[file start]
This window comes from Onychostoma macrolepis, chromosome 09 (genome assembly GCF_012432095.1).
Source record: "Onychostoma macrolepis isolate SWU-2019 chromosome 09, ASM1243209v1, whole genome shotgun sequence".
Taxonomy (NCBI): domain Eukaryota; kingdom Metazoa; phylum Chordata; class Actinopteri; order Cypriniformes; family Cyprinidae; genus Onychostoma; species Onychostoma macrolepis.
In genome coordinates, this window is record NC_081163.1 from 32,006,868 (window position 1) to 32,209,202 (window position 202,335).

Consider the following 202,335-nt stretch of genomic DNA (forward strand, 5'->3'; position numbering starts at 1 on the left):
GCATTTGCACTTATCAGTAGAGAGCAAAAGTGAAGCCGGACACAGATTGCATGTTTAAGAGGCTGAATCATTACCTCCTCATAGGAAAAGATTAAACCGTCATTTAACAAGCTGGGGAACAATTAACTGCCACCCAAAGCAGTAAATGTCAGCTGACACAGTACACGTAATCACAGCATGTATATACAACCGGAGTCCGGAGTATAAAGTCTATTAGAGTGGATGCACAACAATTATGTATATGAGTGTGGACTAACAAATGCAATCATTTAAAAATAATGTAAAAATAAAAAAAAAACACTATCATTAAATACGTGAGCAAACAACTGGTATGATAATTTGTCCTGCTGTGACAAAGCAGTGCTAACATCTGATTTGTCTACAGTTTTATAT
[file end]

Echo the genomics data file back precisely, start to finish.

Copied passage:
This window comes from Onychostoma macrolepis, chromosome 09 (genome assembly GCF_012432095.1).
Source record: "Onychostoma macrolepis isolate SWU-2019 chromosome 09, ASM1243209v1, whole genome shotgun sequence".
Taxonomy (NCBI): domain Eukaryota; kingdom Metazoa; phylum Chordata; class Actinopteri; order Cypriniformes; family Cyprinidae; genus Onychostoma; species Onychostoma macrolepis.
In genome coordinates, this window is record NC_081163.1 from 32,006,868 (window position 1) to 32,209,202 (window position 202,335).

Consider the following 202,335-nt stretch of genomic DNA (forward strand, 5'->3'; position numbering starts at 1 on the left):
GCATTTGCACTTATCAGTAGAGAGCAAAAGTGAAGCCGGACACAGATTGCATGTTTAAGAGGCTGAATCATTACCTCCTCATAGGAAAAGATTAAACCGTCATTTAACAAGCTGGGGAACAATTAACTGCCACCCAAAGCAGTAAATGTCAGCTGACACAGTACACGTAATCACAGCATGTATATACAACCGGAGTCCGGAGTATAAAGTCTATTAGAGTGGATGCACAACAATTATGTATATGAGTGTGGACTAACAAATGCAATCATTTAAAAATAATGTAAAAATAAAAAAAAAACACTATCATTAAATACGTGAGCAAACAACTGGTATGATAATTTGTCCTGCTGTGACAAAGCAGTGCTAACATCTGATTTGTCTACAGTTTTATAT